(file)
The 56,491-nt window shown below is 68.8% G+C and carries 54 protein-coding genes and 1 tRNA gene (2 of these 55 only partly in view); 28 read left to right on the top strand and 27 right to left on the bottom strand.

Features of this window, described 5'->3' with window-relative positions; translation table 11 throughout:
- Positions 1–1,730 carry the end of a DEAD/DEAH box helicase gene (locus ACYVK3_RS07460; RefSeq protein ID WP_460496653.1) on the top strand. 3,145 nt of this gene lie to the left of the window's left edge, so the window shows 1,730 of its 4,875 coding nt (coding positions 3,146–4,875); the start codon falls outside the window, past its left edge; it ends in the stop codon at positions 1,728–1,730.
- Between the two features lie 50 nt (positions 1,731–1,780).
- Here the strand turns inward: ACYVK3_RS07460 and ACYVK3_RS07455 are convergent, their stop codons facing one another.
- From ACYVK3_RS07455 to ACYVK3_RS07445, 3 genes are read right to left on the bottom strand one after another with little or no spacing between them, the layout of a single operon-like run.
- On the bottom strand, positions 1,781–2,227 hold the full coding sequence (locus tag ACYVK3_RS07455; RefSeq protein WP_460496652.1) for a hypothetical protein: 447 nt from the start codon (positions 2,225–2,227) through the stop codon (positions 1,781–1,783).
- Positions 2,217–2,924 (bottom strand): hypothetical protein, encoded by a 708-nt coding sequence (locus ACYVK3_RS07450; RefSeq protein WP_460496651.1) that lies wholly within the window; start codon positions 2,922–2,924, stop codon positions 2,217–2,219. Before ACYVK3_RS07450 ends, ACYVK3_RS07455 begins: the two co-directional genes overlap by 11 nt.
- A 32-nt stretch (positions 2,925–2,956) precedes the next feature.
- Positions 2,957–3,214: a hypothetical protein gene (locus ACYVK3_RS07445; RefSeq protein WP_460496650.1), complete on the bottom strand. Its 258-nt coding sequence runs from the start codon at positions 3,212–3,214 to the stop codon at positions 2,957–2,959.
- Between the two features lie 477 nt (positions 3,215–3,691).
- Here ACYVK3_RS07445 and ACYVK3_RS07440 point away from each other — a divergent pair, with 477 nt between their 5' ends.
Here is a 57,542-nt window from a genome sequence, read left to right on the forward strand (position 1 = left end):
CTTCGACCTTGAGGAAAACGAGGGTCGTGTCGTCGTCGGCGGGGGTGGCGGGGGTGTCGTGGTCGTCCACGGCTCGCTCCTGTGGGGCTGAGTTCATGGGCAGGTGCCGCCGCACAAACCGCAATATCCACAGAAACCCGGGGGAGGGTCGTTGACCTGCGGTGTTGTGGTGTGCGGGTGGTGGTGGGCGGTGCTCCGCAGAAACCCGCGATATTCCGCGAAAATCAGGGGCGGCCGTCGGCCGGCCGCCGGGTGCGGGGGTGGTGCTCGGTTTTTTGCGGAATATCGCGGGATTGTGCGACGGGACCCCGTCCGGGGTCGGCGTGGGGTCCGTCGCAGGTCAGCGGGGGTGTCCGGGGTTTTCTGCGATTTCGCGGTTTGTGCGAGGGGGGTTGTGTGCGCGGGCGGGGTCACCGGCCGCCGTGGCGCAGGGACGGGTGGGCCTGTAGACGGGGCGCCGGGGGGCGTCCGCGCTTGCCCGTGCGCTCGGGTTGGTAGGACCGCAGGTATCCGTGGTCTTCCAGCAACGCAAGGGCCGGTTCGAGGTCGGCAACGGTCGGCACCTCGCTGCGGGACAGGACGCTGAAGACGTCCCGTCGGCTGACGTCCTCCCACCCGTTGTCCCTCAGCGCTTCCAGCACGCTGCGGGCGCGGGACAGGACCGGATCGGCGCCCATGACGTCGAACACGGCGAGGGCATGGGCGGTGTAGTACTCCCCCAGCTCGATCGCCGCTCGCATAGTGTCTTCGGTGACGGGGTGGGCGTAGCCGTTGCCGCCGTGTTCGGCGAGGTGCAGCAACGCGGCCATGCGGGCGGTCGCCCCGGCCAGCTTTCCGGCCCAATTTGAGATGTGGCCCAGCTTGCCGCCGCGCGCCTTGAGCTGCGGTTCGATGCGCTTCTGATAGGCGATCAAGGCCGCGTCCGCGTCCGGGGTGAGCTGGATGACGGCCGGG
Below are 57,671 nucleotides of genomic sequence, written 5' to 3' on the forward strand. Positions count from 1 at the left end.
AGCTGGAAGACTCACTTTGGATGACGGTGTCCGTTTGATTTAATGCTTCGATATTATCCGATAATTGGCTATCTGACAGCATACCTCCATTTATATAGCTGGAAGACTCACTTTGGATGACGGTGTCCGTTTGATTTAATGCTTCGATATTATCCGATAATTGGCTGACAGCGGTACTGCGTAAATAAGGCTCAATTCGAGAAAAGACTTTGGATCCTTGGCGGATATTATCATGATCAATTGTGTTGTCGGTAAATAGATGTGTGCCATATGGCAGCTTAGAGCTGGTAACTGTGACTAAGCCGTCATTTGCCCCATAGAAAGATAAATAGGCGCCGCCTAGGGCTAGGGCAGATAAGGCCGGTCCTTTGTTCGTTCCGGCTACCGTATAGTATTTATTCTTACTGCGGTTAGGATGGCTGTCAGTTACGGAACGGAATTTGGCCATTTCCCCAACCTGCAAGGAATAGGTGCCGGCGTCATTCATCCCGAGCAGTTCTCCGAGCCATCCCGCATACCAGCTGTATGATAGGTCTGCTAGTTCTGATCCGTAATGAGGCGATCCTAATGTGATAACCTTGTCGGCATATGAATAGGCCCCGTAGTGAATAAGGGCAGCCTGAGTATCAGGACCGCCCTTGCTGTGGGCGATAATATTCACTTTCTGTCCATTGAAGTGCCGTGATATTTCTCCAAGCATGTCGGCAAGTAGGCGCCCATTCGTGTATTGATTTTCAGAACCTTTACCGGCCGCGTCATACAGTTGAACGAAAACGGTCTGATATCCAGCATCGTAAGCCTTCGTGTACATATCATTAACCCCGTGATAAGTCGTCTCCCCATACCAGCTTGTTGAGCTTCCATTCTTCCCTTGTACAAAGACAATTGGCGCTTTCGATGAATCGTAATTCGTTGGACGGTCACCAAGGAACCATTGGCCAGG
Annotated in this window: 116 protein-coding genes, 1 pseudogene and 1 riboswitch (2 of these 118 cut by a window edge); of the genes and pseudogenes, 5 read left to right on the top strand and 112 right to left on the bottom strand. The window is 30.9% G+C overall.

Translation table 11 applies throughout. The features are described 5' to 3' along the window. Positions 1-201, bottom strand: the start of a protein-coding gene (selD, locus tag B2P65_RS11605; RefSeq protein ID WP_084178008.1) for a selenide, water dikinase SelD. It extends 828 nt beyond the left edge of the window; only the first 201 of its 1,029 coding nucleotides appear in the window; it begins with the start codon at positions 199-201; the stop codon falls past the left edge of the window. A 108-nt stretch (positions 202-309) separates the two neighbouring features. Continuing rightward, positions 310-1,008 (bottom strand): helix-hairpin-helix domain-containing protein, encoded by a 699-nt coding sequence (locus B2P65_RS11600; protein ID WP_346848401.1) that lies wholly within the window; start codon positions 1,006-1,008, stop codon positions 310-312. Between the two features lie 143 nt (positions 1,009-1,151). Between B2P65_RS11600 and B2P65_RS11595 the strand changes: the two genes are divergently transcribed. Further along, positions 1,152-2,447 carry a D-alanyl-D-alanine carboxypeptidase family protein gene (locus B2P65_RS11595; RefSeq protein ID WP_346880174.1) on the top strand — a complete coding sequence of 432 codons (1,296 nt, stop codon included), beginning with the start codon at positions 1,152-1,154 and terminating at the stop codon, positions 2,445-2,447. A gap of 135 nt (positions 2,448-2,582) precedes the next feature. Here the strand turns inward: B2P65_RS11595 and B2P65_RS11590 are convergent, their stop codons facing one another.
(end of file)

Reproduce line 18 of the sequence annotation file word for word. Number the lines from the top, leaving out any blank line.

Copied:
Translation table 11 applies throughout. The features are described 5' to 3' along the window. Positions 1-201, bottom strand: the start of a protein-coding gene (selD, locus tag B2P65_RS11605; RefSeq protein ID WP_084178008.1) for a selenide, water dikinase SelD. It extends 828 nt beyond the left edge of the window; only the first 201 of its 1,029 coding nucleotides appear in the window; it begins with the start codon at positions 199-201; the stop codon falls past the left edge of the window. A 108-nt stretch (positions 202-309) separates the two neighbouring features. Continuing rightward, positions 310-1,008 (bottom strand): helix-hairpin-helix domain-containing protein, encoded by a 699-nt coding sequence (locus B2P65_RS11600; protein ID WP_346848401.1) that lies wholly within the window; start codon positions 1,006-1,008, stop codon positions 310-312. Between the two features lie 143 nt (positions 1,009-1,151). Between B2P65_RS11600 and B2P65_RS11595 the strand changes: the two genes are divergently transcribed. Further along, positions 1,152-2,447 carry a D-alanyl-D-alanine carboxypeptidase family protein gene (locus B2P65_RS11595; RefSeq protein ID WP_346880174.1) on the top strand — a complete coding sequence of 432 codons (1,296 nt, stop codon included), beginning with the start codon at positions 1,152-1,154 and terminating at the stop codon, positions 2,445-2,447. A gap of 135 nt (positions 2,448-2,582) precedes the next feature. Here the strand turns inward: B2P65_RS11595 and B2P65_RS11590 are convergent, their stop codons facing one another.